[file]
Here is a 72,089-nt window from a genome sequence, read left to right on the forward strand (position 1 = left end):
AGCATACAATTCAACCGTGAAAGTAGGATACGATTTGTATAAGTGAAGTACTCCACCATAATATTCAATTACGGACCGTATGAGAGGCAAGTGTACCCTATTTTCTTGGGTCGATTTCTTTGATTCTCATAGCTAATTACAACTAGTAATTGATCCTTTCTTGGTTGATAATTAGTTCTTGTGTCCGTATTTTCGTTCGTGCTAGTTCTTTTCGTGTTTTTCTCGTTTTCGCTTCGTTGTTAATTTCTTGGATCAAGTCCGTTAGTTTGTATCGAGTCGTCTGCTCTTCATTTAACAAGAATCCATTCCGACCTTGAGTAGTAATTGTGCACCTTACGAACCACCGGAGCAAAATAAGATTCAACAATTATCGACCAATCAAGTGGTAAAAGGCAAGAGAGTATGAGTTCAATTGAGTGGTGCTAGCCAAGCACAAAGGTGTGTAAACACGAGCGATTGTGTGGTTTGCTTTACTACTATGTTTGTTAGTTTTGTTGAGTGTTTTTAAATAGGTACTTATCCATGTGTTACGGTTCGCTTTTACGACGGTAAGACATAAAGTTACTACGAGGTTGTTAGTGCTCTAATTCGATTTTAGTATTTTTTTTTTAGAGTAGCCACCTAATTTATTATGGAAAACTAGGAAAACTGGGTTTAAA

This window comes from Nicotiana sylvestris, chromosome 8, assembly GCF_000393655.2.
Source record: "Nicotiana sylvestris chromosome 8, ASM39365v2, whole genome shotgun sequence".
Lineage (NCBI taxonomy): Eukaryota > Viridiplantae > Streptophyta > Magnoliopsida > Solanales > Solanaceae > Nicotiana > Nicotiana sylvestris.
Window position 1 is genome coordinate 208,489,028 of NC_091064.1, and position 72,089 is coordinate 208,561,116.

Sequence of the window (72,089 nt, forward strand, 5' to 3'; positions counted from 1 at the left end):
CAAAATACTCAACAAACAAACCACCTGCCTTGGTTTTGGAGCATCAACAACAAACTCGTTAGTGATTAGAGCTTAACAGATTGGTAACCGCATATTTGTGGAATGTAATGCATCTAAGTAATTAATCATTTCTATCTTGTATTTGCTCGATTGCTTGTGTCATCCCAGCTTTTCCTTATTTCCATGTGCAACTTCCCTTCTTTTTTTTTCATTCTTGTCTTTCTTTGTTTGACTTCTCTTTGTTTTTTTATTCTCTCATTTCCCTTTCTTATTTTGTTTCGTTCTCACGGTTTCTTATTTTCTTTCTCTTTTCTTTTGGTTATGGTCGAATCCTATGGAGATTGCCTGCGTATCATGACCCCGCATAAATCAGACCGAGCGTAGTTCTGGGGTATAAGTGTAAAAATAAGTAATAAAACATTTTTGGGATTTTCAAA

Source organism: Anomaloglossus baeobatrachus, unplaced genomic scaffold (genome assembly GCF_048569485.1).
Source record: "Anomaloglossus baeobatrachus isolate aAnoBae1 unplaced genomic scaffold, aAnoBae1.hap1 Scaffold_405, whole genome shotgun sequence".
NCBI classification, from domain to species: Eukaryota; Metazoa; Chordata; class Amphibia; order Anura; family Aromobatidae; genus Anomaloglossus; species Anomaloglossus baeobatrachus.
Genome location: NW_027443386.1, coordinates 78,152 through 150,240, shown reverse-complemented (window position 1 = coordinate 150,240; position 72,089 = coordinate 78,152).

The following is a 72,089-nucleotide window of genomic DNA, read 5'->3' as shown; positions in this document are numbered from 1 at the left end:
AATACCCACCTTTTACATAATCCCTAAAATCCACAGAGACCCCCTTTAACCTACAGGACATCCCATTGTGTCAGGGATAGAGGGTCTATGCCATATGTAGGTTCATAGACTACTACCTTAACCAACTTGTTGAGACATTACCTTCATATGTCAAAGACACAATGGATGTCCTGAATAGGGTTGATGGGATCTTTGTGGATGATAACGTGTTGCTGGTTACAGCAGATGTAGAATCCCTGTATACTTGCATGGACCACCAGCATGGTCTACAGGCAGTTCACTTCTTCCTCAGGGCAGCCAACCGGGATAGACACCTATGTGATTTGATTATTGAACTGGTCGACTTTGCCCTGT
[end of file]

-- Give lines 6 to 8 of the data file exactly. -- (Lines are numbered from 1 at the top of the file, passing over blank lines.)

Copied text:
Window position 1 is genome coordinate 208,489,028 of NC_091064.1, and position 72,089 is coordinate 208,561,116.

Sequence of the window (72,089 nt, forward strand, 5' to 3'; positions counted from 1 at the left end):
CAAAATACTCAACAAACAAACCACCTGCCTTGGTTTTGGAGCATCAACAACAAACTCGTTAGTGATTAGAGCTTAACAGATTGGTAACCGCATATTTGTGGAATGTAATGCATCTAAGTAATTAATCATTTCTATCTTGTATTTGCTCGATTGCTTGTGTCATCCCAGCTTTTCCTTATTTCCATGTGCAACTTCCCTTCTTTTTTTTTCATTCTTGTCTTTCTTTGTTTGACTTCTCTTTGTTTTTTTATTCTCTCATTTCCCTTTCTTATTTTGTTTCGTTCTCACGGTTTCTTATTTTCTTTCTCTTTTCTTTTGGTTATGGTCGAATCCTATGGAGATTGCCTGCGTATCATGACCCCGCATAAATCAGACCGAGCGTAGTTCTGGGGTATAAGTGTAAAAATAAGTAATAAAACATTTTTGGGATTTTCAAA